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Random Numbers - shuffling

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A standard approach to shuffling the elements of an array is to write some code as described below. As of Java 2 the java.util.Collections class contains a static shuffle(list) method, which is described at the bottom.

Shuffling: Random numbers without replacement

The random number methods generate numbers with replacement. This means that a particular random number may be generated repeatedly. If you don't want the same numbers to be repeated, put the values (numbers, strings, objects, ...) in an array, then shuffle the array by randomly exchanging the array elements. The example below shows how to produce the values from 0 to 51 in a random order with no repetition.

Example: Shuffling

A common problem is to shuffle (to randomly rearrange) the elements of an array. Here is how to do that.

Random rgen = new Random();  // Random number generator
int[] cards = new int[52];  

//--- Initialize the array to the ints 0-51
for (int i=0; i<52; i++) {
    cards[i] = i;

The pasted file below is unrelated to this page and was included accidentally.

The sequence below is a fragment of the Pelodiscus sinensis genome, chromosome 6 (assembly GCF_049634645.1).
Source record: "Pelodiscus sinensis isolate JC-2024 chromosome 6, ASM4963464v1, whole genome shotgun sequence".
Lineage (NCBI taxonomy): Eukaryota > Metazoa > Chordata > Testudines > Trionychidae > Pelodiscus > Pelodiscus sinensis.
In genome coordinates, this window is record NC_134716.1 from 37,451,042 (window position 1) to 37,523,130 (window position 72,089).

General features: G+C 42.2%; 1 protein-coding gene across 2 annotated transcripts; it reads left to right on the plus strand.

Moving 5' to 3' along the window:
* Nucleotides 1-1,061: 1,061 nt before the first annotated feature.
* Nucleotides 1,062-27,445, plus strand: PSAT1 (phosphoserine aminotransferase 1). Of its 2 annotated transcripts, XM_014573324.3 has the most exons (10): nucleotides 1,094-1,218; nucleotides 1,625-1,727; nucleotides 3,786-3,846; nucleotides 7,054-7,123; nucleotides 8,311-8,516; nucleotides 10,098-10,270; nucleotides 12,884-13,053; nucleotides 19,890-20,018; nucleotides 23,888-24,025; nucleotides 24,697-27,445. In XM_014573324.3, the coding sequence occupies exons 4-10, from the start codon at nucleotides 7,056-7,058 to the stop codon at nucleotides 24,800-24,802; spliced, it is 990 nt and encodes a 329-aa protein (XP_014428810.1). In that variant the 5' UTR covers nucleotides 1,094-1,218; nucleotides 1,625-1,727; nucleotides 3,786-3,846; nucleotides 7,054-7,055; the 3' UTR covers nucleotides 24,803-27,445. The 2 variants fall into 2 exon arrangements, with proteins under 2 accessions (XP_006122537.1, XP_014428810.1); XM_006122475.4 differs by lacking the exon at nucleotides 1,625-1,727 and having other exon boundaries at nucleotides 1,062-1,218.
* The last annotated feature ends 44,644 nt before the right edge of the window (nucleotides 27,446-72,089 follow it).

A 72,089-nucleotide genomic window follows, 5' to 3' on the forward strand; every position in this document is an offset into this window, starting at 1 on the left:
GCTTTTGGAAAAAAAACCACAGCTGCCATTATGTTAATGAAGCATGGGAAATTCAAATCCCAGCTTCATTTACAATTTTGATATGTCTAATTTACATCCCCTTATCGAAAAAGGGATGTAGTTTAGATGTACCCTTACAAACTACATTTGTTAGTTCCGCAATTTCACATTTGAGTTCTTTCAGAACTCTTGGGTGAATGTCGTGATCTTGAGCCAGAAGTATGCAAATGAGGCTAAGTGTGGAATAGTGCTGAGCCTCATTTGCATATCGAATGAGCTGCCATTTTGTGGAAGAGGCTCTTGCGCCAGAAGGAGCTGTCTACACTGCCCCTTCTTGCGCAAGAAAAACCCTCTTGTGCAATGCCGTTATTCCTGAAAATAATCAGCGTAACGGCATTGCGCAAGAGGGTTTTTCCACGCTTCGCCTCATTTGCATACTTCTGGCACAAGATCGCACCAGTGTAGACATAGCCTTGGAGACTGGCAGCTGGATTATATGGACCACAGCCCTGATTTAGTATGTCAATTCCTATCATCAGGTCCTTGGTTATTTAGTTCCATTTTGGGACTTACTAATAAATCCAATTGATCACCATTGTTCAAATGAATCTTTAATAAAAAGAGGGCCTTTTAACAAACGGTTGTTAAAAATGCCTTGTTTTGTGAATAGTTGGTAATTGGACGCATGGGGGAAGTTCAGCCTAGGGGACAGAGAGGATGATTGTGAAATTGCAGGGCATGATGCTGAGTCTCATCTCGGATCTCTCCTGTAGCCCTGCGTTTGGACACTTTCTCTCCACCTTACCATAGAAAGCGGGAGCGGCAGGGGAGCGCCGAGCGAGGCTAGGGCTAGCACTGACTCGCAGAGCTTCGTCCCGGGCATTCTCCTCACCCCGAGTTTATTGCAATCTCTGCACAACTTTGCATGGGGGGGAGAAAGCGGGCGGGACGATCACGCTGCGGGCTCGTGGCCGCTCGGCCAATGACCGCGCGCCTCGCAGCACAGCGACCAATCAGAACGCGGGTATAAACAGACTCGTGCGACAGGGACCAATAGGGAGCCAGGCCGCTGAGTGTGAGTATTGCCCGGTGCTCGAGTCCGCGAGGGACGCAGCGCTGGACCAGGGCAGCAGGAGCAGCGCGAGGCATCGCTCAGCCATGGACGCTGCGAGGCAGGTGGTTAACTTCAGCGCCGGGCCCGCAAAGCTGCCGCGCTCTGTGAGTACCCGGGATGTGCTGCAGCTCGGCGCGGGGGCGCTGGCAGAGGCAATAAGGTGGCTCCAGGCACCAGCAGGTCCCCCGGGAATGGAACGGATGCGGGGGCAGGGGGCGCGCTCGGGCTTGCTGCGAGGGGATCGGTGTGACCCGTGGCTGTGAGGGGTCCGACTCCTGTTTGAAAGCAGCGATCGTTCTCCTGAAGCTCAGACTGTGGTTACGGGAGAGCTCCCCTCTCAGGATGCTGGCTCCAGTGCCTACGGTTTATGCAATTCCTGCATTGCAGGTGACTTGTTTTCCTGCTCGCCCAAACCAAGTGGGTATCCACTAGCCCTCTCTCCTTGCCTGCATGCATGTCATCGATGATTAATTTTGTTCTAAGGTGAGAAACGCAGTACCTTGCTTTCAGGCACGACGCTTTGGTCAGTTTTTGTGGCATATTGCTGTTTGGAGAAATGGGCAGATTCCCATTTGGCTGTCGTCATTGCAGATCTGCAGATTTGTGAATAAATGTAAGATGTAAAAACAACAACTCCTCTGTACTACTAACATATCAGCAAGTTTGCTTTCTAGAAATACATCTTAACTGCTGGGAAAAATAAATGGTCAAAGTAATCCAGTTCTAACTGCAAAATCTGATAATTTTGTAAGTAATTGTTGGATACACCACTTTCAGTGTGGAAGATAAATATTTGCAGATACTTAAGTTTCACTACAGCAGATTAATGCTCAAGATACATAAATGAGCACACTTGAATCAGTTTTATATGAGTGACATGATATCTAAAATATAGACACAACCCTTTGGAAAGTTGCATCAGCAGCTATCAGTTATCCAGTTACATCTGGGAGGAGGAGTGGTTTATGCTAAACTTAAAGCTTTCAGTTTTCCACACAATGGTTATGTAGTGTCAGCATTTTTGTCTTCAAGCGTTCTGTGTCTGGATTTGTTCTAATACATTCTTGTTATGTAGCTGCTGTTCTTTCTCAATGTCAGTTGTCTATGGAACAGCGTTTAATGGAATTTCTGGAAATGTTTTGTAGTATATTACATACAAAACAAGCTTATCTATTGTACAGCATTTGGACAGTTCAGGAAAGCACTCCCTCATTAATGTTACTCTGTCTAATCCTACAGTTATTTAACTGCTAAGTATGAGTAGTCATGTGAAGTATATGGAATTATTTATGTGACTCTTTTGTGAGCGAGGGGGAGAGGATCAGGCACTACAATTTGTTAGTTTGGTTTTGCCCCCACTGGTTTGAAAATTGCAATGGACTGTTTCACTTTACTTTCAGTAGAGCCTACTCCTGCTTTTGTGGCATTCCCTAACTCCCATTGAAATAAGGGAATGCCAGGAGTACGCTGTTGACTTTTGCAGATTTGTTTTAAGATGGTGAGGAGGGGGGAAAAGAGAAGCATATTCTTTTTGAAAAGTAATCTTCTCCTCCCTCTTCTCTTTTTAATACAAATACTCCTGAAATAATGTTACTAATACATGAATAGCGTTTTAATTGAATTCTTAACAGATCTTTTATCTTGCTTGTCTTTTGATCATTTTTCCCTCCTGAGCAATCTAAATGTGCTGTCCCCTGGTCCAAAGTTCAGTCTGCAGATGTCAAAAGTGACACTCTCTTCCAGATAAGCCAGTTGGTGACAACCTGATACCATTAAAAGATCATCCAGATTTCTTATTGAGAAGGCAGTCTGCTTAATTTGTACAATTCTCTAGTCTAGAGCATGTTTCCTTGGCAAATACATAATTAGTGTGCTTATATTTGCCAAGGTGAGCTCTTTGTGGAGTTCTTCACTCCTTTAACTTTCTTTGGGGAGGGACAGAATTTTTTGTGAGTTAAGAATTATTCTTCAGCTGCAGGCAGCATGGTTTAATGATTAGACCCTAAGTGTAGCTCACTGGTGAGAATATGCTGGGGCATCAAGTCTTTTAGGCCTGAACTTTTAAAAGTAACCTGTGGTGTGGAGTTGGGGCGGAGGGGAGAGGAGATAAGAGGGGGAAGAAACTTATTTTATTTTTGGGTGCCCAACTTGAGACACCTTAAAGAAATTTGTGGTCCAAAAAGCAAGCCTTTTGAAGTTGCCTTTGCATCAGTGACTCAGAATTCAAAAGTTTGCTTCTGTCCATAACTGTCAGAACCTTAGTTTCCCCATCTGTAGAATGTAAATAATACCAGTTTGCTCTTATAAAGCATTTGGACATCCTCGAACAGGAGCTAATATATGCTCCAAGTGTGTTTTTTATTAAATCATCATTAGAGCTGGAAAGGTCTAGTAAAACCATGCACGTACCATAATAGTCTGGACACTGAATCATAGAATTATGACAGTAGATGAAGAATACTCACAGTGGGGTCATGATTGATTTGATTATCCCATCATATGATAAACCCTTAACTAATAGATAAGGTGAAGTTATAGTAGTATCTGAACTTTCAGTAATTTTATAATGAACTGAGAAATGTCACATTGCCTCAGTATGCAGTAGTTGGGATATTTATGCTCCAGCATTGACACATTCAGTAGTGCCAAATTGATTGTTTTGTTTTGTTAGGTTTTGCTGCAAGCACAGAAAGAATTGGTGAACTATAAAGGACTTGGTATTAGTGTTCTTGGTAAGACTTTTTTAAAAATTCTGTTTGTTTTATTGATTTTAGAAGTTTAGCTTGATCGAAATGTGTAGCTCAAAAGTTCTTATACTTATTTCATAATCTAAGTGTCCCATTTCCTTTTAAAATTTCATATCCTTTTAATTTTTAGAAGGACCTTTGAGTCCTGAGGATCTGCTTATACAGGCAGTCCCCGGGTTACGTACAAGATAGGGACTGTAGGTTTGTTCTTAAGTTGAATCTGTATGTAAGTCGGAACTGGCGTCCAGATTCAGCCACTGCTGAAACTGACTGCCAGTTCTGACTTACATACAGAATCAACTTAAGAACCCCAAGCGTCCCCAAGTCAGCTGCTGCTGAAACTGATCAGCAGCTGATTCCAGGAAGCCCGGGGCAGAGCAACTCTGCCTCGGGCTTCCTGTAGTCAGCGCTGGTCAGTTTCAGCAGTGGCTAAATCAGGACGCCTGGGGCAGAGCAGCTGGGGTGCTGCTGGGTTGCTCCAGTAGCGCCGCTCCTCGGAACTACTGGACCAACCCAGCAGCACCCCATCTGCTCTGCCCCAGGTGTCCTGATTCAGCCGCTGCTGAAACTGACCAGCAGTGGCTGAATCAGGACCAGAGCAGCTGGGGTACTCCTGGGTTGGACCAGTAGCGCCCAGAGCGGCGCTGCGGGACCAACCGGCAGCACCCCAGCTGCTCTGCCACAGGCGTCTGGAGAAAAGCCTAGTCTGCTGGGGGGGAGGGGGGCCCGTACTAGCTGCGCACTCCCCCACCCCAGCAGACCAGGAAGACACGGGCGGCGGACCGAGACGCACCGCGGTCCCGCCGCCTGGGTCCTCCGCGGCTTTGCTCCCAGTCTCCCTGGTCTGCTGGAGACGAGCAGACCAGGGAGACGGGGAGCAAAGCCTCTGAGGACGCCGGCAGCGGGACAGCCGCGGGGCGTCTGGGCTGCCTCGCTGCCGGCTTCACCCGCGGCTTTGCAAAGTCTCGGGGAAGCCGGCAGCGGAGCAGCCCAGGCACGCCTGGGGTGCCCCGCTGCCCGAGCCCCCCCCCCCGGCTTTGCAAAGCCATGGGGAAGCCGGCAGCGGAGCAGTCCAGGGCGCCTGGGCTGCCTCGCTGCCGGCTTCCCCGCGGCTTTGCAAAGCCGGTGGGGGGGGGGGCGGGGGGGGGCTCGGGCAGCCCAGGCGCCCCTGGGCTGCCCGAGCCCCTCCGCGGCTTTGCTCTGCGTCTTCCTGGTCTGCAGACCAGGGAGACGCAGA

}

//--- Shuffle by exchanging each element randomly
for (int i=0; i<52; i++) {
    int randomPosition = rgen.nextInt(52);
    int temp = cards[i];
    cards[i] = card[randomPosition];
    cards[randomPosition] = temp;
}

java.util.Collections.shuffle(...)

Java has extensive classes for handling data structures, the so-called "Collections" classes. Most of these do not work on simple arrays of primitive values. If your data is already in one of the collections classes, eg, ArrayList, then you can use the java.util.Collections.shuffle() method easily. Arrays of objects can easily be converted to ArrayLists by using the java.util.Arrays.asList(. . .) method. For example, the above randomization could be accomplished with the following.

import java.util.*;
. . .
Collections.shuffle(Arrays.asList(cards));

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